Tag Archives: bright lines

#findabook and autumn round up!

Long time, no post! As I mentioned in my last post, I took a much needed hiatus to focus on studying for a major test. Now that I’ve taken the test, I need to shift my energy to writing applications related to that test which means I still don’t have as much time as usual to be reading books and reviewing them for my blog.

Amy's #findabook

When I’m not burrowing my head in application land, I’ve begun circulating a side project that I developed for the blog called #findabook. In order to eliminate clutter from my life, I’ve decided to put books I own in public places to share them with strangers and friends. In order to kickstart the project, I’ve sent a few books to friends via mail (fellow book blogger Amy was sent Bright Lines; my pal Shelly in D.C. was sent Fun Home; my longtime friend Lisa in Austin was sent Brain on Fire; my coworker Loulou was given Americanah) and left a few in public spaces (The Curious Incident of the Dog in the Night-timeGone Girl, and The Martian). If you find one, please leave a comment and let me know what city you found it in and your name and be sure to pass along the book to someone new when you’re done! Speaking of projects, I’ll also be launching a podcast soon, but more on that later…

I’m still roughly on track to finish 52 books in 52 weeks, aka the motivation that led me to create this blog initially, and I hope the coziness of fall encourages me to spend some more time reading. I’m currently toggling between two books for two different book clubs. I’m listening to My Brilliant Friend by Elena Ferrante and should have a review of that up in November and am reading 200 pages a month of Infinite Jest by David Foster Wallace for a book club I’m leading. I’m thinking that I’ll post reviews of each of the 200 page chunks since it’s such an undertaking! Have any of you finished or attempted to finish this book before? I’m finding that the shared responsibility of tackling it for my book club has really motivated me through it. Feel free to join me digitally by completing the first chunk by early November or reading the first 400 pages by early December! If you’re joining, let me know and we can have an online discussion about what we’ve read so far!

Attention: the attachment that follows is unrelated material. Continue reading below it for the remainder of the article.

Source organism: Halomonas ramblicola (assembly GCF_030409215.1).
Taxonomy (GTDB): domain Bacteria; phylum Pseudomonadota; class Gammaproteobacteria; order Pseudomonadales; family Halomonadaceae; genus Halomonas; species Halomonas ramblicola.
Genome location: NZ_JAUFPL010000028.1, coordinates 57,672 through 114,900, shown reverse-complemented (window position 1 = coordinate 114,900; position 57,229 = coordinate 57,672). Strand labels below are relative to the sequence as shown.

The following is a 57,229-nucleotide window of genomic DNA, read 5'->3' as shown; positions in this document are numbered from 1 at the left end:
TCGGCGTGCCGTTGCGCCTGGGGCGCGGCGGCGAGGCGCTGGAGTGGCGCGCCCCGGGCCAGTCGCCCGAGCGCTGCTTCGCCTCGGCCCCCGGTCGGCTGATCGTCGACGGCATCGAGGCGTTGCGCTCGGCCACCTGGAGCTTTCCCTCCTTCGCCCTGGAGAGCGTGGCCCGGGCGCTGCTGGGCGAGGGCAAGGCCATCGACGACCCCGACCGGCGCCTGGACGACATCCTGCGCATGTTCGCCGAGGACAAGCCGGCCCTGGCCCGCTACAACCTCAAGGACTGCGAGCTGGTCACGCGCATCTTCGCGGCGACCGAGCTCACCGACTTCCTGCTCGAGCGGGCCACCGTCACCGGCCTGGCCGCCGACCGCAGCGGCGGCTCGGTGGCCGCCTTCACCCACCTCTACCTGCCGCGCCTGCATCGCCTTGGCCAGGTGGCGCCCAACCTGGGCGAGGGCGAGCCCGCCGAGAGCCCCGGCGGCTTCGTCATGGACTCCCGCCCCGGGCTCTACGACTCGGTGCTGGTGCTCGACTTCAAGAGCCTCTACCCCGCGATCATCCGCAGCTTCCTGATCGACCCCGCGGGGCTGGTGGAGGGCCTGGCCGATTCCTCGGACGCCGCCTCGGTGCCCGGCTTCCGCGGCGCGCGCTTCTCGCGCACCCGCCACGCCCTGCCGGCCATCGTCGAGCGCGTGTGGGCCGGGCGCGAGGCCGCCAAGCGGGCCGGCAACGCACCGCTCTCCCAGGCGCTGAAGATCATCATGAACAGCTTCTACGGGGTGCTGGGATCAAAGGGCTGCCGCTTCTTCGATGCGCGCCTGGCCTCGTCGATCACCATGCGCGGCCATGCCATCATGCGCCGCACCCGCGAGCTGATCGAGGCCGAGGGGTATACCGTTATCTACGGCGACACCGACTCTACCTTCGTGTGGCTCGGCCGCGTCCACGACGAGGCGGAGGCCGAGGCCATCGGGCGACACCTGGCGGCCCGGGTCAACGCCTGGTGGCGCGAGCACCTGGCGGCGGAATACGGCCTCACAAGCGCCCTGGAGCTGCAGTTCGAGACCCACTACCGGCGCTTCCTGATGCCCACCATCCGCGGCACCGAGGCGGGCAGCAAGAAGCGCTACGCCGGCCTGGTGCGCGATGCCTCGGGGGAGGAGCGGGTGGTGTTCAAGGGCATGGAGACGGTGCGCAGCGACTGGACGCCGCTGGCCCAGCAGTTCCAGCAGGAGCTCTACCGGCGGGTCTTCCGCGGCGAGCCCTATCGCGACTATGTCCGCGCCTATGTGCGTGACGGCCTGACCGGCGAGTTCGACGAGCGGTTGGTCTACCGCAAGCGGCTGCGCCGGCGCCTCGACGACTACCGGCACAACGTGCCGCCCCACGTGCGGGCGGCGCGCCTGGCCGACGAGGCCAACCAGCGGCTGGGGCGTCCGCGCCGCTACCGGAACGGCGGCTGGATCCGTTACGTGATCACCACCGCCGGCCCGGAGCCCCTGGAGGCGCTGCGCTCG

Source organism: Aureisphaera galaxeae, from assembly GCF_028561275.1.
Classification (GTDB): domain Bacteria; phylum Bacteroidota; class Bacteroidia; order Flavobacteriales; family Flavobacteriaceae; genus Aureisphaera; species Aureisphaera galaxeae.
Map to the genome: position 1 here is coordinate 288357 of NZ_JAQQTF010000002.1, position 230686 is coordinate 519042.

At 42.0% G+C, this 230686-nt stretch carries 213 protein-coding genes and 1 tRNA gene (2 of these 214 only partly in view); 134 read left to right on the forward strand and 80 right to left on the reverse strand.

During my absence, I was also tagged in some fun book blog related things (thank you Amy, Maryan, Chloe, and Alyssa!) that I’ll get to when I’ve officially left application land. I hope you’ve all had swell falls and have been able to cozy up to more books than I’ve had the chance to!

bright lines book release at greenlight bookstore

post-shower + very clean Bri with Bright Lines!

I’ve just returned from attending my first ever author event at Greenlight Bookstore, my local independent bookstore that I absolutely love and adore. I know everyone in New York raves about The Strand, but if you would like a less claustrophobic and a more personal bookstore experience, visit Greenlight.

If you’ve been following my blog, you’ll already know that I LOVED Bright Lines by Tanwi Nandini Islam. If you’d like to read my review of the book, click here. It’s a beautiful book that follows three amazing characters who are each on different, but related paths of self-discovery. Most of the book takes place in Brooklyn, very near to where Greenlight Bookstore is located which gave the event an extra magical vibe tonight.